I hope the Americanization of skiing instruction hasn't taken the national ardor out of the argument. I liked Matteo's ability to irritate his fellow EU denizens (citizens?) just by wearing an Italia patch on his parka. But I don't think skiing has been Americanized, particularly.
post #21 of 27
Your post brought to mind something a professor friend of mine told me. "A PHD means that preson knows an awful lot about very little".
Here at the UW Ag School they say PHD means Pile it Higher and Deeper.

[ April 30, 2002, 07:02 AM: Message edited by: SLATZ ]
post #22 of 27
Bull S-
More S-
Piled Higher and Deeper.


The curse of democratic capitalism. For some reason, we are traind to need to be better than others, and then find we loath our own predicament. My papers are more impressive than your papers.

What of the love of learning????

post #23 of 27

You said, "Everyone (the French, the Austrians, the Germans, the Swiss and the Italians) thinks that their schools concepts are the best one.
As I said, I'm not an instructor, nor a racer, but believe me, I LIKE to upset the French, Swiss and Austrian, during the rare occasions I go ski there. I like to show that I am the product of my nation ski school "system"..."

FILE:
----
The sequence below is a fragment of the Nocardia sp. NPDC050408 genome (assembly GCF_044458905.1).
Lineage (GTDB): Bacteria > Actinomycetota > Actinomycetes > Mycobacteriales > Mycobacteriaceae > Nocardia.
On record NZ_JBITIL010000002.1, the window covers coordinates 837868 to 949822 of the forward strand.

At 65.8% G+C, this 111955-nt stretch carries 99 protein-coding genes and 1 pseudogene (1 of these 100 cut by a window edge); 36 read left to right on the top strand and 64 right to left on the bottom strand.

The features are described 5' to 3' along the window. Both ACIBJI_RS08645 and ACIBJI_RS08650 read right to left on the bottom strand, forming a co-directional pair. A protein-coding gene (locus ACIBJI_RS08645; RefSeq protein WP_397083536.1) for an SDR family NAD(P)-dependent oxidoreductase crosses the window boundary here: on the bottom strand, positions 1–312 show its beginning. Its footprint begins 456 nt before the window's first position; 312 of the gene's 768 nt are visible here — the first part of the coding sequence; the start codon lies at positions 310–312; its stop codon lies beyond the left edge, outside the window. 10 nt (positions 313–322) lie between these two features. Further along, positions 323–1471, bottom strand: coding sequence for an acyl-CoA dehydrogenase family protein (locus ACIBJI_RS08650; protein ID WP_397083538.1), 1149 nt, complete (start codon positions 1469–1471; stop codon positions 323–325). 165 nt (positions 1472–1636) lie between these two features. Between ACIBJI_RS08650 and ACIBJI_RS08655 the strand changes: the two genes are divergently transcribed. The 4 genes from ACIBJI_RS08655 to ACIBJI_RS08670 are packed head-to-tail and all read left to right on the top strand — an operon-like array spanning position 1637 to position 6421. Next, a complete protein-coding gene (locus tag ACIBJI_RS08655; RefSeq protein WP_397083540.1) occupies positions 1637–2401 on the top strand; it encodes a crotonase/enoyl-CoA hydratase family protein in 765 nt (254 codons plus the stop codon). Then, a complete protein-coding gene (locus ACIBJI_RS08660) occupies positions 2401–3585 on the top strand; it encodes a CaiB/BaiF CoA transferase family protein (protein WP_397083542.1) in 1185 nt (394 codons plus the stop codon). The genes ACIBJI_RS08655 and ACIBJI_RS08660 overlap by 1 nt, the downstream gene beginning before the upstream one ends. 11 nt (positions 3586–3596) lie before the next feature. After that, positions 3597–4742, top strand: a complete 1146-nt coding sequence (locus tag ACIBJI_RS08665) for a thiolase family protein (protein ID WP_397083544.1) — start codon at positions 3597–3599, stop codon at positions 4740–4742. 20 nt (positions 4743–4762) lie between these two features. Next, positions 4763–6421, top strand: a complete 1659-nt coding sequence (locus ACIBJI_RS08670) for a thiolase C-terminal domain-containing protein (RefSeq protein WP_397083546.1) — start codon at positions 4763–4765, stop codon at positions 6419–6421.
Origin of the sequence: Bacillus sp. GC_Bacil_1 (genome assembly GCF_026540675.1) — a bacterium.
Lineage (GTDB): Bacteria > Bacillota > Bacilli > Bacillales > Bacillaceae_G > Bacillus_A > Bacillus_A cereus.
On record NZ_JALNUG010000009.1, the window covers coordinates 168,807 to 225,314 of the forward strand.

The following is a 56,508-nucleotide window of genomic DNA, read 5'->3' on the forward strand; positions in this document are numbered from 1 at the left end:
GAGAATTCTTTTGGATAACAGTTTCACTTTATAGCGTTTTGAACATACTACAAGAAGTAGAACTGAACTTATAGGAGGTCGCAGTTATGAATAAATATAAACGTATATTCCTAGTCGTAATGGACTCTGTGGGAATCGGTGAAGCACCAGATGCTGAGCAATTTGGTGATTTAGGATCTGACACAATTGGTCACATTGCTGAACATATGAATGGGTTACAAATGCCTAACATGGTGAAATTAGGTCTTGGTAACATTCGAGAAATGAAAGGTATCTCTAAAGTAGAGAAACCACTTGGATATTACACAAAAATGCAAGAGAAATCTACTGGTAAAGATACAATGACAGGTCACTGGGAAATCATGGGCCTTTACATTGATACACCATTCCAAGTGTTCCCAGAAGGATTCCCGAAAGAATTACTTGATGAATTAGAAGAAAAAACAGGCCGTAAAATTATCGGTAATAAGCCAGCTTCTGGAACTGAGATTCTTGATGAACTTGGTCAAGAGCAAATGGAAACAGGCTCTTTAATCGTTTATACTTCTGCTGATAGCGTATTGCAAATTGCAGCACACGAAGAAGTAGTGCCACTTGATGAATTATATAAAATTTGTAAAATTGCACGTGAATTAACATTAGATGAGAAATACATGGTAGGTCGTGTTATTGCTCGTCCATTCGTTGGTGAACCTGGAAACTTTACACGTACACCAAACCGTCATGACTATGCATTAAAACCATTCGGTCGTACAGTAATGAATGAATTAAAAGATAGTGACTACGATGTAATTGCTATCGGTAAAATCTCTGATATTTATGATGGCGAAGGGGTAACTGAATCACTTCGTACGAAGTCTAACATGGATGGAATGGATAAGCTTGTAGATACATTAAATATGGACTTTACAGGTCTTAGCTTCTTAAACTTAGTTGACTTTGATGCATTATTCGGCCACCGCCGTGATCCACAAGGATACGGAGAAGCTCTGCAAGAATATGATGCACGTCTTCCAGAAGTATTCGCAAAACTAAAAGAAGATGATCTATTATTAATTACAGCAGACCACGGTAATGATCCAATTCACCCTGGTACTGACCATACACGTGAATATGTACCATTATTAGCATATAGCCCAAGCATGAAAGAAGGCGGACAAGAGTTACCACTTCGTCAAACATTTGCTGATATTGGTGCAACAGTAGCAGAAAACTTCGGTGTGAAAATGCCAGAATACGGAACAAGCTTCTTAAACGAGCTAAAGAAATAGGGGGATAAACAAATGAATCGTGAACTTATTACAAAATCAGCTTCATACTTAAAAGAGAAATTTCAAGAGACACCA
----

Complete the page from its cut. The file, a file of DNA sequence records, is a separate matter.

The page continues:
You and I would get along famously. I suspect that you, Wear the fox hat?, and a few others would agree that slavish worship of any system is a boil on the butt of society. Is there anything more fun or satisfying than lancing that boil?
post #24 of 27
>>>But I don't think skiing has been Americanized, particularly.<<<

sno'more, ski teaching had to be Americanized in the mid-60s when we found that the French and Austrian techniques, which were designed to be learned by nimble teenagers, could not be applied for the 40ish slightly plump housewife which was the average of class takers then, they simply couldn't do it.

Even though reverse shoulder motion while up-unweighted while initiating a parallel turn was the turning force that started the skis to turn, it was not dsigned for folks who couldn't seperate upper and lower body motion.

Enter the American Technique. Much more square to the ski travel direction, stem, abstem or heave-ho up-unweighting got the ski tails sliding sideways.

The whole teaching technique had to be designed for 'everyperson' not 'ueberperson'.

post #25 of 27
I wouldn't presume to diagree with you about ski instruction. As a matter of fact, Lisamarie's unhappy experience in an Italian ski school last year tends to confirm that after forty years the instructional patterns in the USA and Europe have diverged enormously.
That said, I think the culture of skiing is pretty international, if you will, with numerous divergent strands. Or maybe it's that skiing has a wide variety of subcultures--in europe around national schools, in the US among the various regions. But I don't think it has been homogenized and americanized in the way pommes frites and pizza have been.
post #26 of 27
>>>Or maybe it's that skiing has a wide variety of subcultures-<<<

I'll drink to that! [img]smile.gif[/img] ...Ott
post #27 of 27
Snomore, I don't know how much skiing you've done outside the US, but personally I find the ski scene there very different to Europe.

Words of wisdom from Maddog. If you want a summary of why the FLAs;

FLA = TM = $$$